In its report, Student housing: a new asset class in sub-Saharan Africa, global real estate advisory firm JLL identifies tertiary student accommodation as a growth area in the region’s property sector. Demand for new purpose-built student accommodation across sub-Saharan Africa is anticipated to exceed 500,000 beds over the next five years. Public sector budget constraints leave the private sector with an opportunity to bridge the gap.

Higher education uptake in sub-Saharan Africa has seen a significant increase since the turn of the century. In the period from 2000 to 2014, the region’s tertiary gross enrolment ratio increased from 4.3% to 8.2%.

“Student housing has not been keeping pace with the growth of higher education. So there’s been a huge backlog of undelivered supply. We are only scratching the surface of where we might be in terms of the numbers of people going through higher education in due course,” Philip Hillman, chairman of JLL Alternative Investments Group, told How we made it in Africa on the sidelines of the recent East Africa Property Investment Summit, held in Nairobi.
Hillman explained some of the market dynamics: “We do have the private universities as well as the government universities. Enrolment levels in sub-Saharan Africa really have increased dramatically but they are still way below where the rest of the world is. We are seeing that a lot of investors are recognising that there is perhaps an opportunity to develop student housing in sub-Saharan Africa independently from what the university is doing. Very few universities are actually building their own dormitories or halls of residence. In fact almost none are building.”

The largest pan-African providers of private student housing are AfricanIcon and Shelter Afrique, with 44,218 and 30,000 beds respectively, according to JLL’s report. Most of the region’s private providers are, however, based in South Africa, with operators such as South Point and Respublica being some of the most prominent.

According to Hillman, student accommodation is less affected by economic downturns. “In a recession, other properties’ values will go up and down, whereas student housing has been proven to be remarkably resilient to economic turmoil because when it’s time to go to university you don’t put it off 10 years. So it’s a very steady market… It has proven to have a good track record of rental growth so it’s a relatively secure investment. There’s high occupancy and demand massively outstrips supply.”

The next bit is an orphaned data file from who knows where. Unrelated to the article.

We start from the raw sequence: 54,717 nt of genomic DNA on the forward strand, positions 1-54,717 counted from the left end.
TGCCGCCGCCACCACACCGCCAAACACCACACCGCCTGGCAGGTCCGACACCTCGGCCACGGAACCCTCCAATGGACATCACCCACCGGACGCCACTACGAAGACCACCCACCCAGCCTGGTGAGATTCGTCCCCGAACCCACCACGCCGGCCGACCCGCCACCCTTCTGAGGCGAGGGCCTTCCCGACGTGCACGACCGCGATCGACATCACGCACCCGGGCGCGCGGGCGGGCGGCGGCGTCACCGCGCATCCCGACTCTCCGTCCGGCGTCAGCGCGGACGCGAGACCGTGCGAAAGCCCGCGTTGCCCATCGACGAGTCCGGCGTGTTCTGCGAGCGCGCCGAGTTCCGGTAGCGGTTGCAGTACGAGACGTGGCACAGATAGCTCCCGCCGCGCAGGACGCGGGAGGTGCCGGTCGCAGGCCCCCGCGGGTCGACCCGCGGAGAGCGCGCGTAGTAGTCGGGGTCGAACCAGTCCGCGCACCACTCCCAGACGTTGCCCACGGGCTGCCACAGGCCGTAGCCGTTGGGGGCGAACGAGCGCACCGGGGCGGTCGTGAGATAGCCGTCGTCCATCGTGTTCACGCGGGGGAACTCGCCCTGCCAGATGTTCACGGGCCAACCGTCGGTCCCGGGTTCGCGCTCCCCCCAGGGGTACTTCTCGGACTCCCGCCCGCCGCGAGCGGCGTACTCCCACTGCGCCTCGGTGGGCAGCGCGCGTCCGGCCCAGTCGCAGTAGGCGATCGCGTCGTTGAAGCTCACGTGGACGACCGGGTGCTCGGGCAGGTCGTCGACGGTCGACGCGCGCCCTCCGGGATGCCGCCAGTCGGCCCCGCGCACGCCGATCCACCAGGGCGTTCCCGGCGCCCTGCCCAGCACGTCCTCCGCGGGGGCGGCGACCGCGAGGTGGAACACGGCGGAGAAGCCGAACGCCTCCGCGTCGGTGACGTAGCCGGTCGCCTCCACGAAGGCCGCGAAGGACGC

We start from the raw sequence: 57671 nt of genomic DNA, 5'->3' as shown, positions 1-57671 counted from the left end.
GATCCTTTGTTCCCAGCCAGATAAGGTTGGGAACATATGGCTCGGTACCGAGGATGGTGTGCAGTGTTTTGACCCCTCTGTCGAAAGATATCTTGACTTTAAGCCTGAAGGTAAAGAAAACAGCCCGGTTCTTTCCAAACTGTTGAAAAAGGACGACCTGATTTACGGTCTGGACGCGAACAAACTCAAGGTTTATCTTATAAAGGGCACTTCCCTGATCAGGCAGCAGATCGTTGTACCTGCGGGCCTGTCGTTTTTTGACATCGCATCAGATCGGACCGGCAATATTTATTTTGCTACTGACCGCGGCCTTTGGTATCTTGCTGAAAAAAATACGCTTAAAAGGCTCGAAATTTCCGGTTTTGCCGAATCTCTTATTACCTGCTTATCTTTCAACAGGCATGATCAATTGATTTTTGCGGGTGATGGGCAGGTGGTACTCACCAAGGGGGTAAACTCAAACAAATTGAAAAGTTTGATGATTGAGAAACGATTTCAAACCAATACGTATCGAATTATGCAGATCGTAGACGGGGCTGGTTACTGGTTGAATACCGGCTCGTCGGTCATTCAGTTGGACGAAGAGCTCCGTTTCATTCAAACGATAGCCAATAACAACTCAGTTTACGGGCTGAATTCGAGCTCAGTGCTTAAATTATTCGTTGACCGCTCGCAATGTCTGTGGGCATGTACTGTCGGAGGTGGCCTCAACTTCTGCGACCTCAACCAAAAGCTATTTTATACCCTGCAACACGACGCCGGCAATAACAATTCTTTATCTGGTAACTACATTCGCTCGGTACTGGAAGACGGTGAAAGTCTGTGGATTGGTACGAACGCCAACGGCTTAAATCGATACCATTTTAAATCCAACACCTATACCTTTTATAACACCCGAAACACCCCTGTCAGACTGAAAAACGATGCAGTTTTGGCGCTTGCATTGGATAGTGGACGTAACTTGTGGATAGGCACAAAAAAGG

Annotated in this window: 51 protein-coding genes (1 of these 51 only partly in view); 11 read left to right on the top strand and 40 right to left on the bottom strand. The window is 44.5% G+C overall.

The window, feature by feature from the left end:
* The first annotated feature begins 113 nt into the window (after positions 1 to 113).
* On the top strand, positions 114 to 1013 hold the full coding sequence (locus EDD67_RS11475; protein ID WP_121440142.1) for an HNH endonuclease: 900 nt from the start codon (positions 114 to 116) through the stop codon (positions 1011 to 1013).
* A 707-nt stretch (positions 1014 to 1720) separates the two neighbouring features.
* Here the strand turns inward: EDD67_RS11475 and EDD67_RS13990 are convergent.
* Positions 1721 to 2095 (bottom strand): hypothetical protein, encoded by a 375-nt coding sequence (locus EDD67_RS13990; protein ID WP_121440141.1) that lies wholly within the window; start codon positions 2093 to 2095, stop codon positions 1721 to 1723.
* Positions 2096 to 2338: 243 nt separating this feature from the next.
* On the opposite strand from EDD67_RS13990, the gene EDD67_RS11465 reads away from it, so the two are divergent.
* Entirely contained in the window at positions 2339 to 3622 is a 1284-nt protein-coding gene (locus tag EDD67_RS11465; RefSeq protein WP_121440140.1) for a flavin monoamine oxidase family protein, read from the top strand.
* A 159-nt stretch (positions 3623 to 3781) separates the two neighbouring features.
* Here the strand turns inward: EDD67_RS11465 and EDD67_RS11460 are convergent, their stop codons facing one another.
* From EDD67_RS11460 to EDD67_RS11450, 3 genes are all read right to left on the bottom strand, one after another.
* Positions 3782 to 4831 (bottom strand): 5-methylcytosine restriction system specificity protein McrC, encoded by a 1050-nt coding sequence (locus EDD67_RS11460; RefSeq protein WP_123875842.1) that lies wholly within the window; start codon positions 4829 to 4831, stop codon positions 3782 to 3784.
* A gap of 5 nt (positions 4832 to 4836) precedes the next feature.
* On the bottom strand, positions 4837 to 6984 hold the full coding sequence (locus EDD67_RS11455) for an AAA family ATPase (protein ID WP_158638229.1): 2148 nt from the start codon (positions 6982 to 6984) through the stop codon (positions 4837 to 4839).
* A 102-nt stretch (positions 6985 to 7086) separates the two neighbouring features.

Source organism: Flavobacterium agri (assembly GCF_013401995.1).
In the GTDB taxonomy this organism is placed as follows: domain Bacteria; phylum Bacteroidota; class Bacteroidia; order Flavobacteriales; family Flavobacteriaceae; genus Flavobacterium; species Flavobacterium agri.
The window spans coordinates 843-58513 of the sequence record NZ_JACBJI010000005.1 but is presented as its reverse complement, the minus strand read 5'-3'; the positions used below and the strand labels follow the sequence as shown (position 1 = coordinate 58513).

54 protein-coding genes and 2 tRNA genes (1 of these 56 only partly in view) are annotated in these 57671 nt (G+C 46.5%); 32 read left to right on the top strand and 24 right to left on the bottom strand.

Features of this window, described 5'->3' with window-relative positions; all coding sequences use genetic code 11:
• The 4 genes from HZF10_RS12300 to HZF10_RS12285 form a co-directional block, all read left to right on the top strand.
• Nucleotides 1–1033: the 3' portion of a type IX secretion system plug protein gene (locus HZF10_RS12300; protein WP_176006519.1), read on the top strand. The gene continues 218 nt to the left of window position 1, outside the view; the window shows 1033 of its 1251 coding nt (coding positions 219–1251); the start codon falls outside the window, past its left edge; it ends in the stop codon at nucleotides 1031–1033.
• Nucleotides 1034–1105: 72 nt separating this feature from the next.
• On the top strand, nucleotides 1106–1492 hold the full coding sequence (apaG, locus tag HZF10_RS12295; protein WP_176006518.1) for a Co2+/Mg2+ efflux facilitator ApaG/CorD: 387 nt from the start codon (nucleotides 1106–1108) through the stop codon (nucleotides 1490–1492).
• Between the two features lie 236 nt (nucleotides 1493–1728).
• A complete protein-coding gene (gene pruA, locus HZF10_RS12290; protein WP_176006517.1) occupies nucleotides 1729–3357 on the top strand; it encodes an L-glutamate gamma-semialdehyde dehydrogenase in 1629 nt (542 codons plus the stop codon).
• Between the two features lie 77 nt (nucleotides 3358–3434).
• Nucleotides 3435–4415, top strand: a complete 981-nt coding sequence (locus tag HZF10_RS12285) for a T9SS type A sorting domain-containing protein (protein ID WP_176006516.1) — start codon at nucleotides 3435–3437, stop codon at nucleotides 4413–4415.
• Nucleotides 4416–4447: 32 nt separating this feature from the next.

There is also potential to convert student rooms into hotel accommodation during breaks to avoid idle capacity.

Hillman said location is key to successful student housing development. “You really do need to make sure that you are putting this where the students like to live… Put it in the right place which might be close to the university, or might be in the city centre where the students would like to live.”

Investors also need to be clear on which market they are targeting – affordable, mid-tier or top-end – and ensure the accommodation meets expectations. “Offer value at every level. There will be different pricing points but each of them has got to have good value,” explained Hillman.

“You have to have a really good professional management team. And at the moment, in the early stages of student housing, typically your developer is also going to be the manager because we have developer-operators. And those developer-operators will build their portfolios up and they will start enjoying economies of scale as a result of having more beds… that’s the ultimate ambition of the many of them. Others will be small scale and just remain local,” he added.

Despite it being a young sector, Hillman said there is growing investor interest. “There are quite a number of investors that we have been talking to who have been looking at sub-Saharan Africa as a region where they would like to invest and they are not talking about working with companies who are going to build 500 beds, 1,000 beds – they are looking at platforms. Investing in platforms of 10,000 to 20,000 beds. That’s like a very big hotel chain.”

 

Source: howwemadeitinafrica.com

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